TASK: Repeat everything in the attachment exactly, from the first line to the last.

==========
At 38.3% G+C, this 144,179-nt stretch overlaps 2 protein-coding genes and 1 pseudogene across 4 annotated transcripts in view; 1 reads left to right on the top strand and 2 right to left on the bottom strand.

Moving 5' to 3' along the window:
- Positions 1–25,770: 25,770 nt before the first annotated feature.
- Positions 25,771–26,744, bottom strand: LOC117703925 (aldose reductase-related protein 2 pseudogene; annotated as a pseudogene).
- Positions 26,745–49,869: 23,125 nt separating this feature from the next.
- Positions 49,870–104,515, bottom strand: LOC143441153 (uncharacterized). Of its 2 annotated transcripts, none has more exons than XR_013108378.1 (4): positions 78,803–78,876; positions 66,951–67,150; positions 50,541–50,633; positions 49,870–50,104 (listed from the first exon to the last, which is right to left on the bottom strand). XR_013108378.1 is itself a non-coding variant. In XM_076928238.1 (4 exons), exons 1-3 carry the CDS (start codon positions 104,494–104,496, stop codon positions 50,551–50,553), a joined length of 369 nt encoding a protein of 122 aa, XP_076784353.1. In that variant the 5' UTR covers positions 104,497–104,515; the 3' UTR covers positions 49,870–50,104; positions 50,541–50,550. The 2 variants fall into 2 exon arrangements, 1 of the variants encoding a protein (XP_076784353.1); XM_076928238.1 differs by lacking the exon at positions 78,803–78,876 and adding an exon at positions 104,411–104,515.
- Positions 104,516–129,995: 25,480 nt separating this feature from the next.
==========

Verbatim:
At 38.3% G+C, this 144,179-nt stretch overlaps 2 protein-coding genes and 1 pseudogene across 4 annotated transcripts in view; 1 reads left to right on the top strand and 2 right to left on the bottom strand.

Moving 5' to 3' along the window:
- Positions 1–25,770: 25,770 nt before the first annotated feature.
- Positions 25,771–26,744, bottom strand: LOC117703925 (aldose reductase-related protein 2 pseudogene; annotated as a pseudogene).
- Positions 26,745–49,869: 23,125 nt separating this feature from the next.
- Positions 49,870–104,515, bottom strand: LOC143441153 (uncharacterized). Of its 2 annotated transcripts, none has more exons than XR_013108378.1 (4): positions 78,803–78,876; positions 66,951–67,150; positions 50,541–50,633; positions 49,870–50,104 (listed from the first exon to the last, which is right to left on the bottom strand). XR_013108378.1 is itself a non-coding variant. In XM_076928238.1 (4 exons), exons 1-3 carry the CDS (start codon positions 104,494–104,496, stop codon positions 50,551–50,553), a joined length of 369 nt encoding a protein of 122 aa, XP_076784353.1. In that variant the 5' UTR covers positions 104,497–104,515; the 3' UTR covers positions 49,870–50,104; positions 50,541–50,550. The 2 variants fall into 2 exon arrangements, 1 of the variants encoding a protein (XP_076784353.1); XM_076928238.1 differs by lacking the exon at positions 78,803–78,876 and adding an exon at positions 104,411–104,515.
- Positions 104,516–129,995: 25,480 nt separating this feature from the next.